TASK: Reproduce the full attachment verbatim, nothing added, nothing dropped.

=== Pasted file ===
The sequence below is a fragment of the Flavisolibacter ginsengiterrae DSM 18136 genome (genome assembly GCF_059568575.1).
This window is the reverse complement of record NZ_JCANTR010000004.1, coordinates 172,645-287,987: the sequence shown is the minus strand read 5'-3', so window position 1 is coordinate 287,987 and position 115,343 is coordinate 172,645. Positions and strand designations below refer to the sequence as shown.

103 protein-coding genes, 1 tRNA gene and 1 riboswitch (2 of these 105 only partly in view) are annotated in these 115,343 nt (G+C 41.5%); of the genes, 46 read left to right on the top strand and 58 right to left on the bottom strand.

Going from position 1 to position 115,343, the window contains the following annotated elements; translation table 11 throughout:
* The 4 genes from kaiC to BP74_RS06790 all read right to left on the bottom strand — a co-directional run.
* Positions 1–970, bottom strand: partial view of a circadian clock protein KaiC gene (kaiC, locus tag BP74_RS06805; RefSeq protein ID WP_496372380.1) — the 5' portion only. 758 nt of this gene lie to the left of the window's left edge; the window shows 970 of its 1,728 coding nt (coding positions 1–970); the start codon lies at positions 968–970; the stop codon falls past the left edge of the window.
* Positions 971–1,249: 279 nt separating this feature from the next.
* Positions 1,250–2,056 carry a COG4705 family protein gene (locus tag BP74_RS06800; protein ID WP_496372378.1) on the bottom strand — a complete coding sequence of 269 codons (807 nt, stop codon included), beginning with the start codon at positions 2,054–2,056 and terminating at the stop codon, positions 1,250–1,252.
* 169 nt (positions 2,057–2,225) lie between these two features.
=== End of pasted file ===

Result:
The sequence below is a fragment of the Flavisolibacter ginsengiterrae DSM 18136 genome (genome assembly GCF_059568575.1).
This window is the reverse complement of record NZ_JCANTR010000004.1, coordinates 172,645-287,987: the sequence shown is the minus strand read 5'-3', so window position 1 is coordinate 287,987 and position 115,343 is coordinate 172,645. Positions and strand designations below refer to the sequence as shown.

103 protein-coding genes, 1 tRNA gene and 1 riboswitch (2 of these 105 only partly in view) are annotated in these 115,343 nt (G+C 41.5%); of the genes, 46 read left to right on the top strand and 58 right to left on the bottom strand.

Going from position 1 to position 115,343, the window contains the following annotated elements; translation table 11 throughout:
* The 4 genes from kaiC to BP74_RS06790 all read right to left on the bottom strand — a co-directional run.
* Positions 1–970, bottom strand: partial view of a circadian clock protein KaiC gene (kaiC, locus tag BP74_RS06805; RefSeq protein ID WP_496372380.1) — the 5' portion only. 758 nt of this gene lie to the left of the window's left edge; the window shows 970 of its 1,728 coding nt (coding positions 1–970); the start codon lies at positions 968–970; the stop codon falls past the left edge of the window.
* Positions 971–1,249: 279 nt separating this feature from the next.
* Positions 1,250–2,056 carry a COG4705 family protein gene (locus tag BP74_RS06800; protein ID WP_496372378.1) on the bottom strand — a complete coding sequence of 269 codons (807 nt, stop codon included), beginning with the start codon at positions 2,054–2,056 and terminating at the stop codon, positions 1,250–1,252.
* 169 nt (positions 2,057–2,225) lie between these two features.